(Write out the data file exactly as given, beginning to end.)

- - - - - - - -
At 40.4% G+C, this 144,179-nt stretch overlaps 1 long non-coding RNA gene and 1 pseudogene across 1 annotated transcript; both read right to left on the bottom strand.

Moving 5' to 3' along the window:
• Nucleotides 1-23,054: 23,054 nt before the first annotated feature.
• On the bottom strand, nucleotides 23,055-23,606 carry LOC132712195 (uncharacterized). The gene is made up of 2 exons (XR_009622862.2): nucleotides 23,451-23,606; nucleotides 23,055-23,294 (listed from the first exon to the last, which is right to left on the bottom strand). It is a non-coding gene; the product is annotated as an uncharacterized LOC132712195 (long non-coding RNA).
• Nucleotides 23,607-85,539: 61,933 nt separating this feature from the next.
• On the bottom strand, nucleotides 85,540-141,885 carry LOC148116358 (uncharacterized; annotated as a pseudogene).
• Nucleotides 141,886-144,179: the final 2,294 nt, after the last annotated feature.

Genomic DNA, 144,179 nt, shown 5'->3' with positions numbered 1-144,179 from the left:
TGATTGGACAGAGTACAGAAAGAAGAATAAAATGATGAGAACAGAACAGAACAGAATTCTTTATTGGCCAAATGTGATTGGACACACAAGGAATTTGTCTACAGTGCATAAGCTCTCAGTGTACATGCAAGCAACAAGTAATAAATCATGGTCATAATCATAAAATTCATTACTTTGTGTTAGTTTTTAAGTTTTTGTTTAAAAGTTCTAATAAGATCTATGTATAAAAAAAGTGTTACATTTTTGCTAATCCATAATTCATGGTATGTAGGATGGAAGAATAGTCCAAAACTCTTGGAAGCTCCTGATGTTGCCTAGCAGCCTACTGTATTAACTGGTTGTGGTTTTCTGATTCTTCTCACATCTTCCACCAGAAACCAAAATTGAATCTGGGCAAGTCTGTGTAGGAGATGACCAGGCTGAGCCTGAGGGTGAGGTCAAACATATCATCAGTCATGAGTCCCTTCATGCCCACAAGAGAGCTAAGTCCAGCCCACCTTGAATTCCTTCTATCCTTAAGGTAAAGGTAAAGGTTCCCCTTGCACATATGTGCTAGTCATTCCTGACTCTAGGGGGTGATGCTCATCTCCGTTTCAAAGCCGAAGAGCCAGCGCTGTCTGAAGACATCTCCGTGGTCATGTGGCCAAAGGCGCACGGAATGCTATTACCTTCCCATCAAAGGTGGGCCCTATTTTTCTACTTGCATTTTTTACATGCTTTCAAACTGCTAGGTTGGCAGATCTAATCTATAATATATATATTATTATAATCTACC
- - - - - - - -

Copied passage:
At 40.4% G+C, this 144,179-nt stretch overlaps 1 long non-coding RNA gene and 1 pseudogene across 1 annotated transcript; both read right to left on the bottom strand.

Moving 5' to 3' along the window:
• Nucleotides 1-23,054: 23,054 nt before the first annotated feature.
• On the bottom strand, nucleotides 23,055-23,606 carry LOC132712195 (uncharacterized). The gene is made up of 2 exons (XR_009622862.2): nucleotides 23,451-23,606; nucleotides 23,055-23,294 (listed from the first exon to the last, which is right to left on the bottom strand). It is a non-coding gene; the product is annotated as an uncharacterized LOC132712195 (long non-coding RNA).
• Nucleotides 23,607-85,539: 61,933 nt separating this feature from the next.
• On the bottom strand, nucleotides 85,540-141,885 carry LOC148116358 (uncharacterized; annotated as a pseudogene).
• Nucleotides 141,886-144,179: the final 2,294 nt, after the last annotated feature.

Genomic DNA, 144,179 nt, shown 5'->3' with positions numbered 1-144,179 from the left:
TGATTGGACAGAGTACAGAAAGAAGAATAAAATGATGAGAACAGAACAGAACAGAATTCTTTATTGGCCAAATGTGATTGGACACACAAGGAATTTGTCTACAGTGCATAAGCTCTCAGTGTACATGCAAGCAACAAGTAATAAATCATGGTCATAATCATAAAATTCATTACTTTGTGTTAGTTTTTAAGTTTTTGTTTAAAAGTTCTAATAAGATCTATGTATAAAAAAAGTGTTACATTTTTGCTAATCCATAATTCATGGTATGTAGGATGGAAGAATAGTCCAAAACTCTTGGAAGCTCCTGATGTTGCCTAGCAGCCTACTGTATTAACTGGTTGTGGTTTTCTGATTCTTCTCACATCTTCCACCAGAAACCAAAATTGAATCTGGGCAAGTCTGTGTAGGAGATGACCAGGCTGAGCCTGAGGGTGAGGTCAAACATATCATCAGTCATGAGTCCCTTCATGCCCACAAGAGAGCTAAGTCCAGCCCACCTTGAATTCCTTCTATCCTTAAGGTAAAGGTAAAGGTTCCCCTTGCACATATGTGCTAGTCATTCCTGACTCTAGGGGGTGATGCTCATCTCCGTTTCAAAGCCGAAGAGCCAGCGCTGTCTGAAGACATCTCCGTGGTCATGTGGCCAAAGGCGCACGGAATGCTATTACCTTCCCATCAAAGGTGGGCCCTATTTTTCTACTTGCATTTTTTACATGCTTTCAAACTGCTAGGTTGGCAGATCTAATCTATAATATATATATTATTATAATCTACC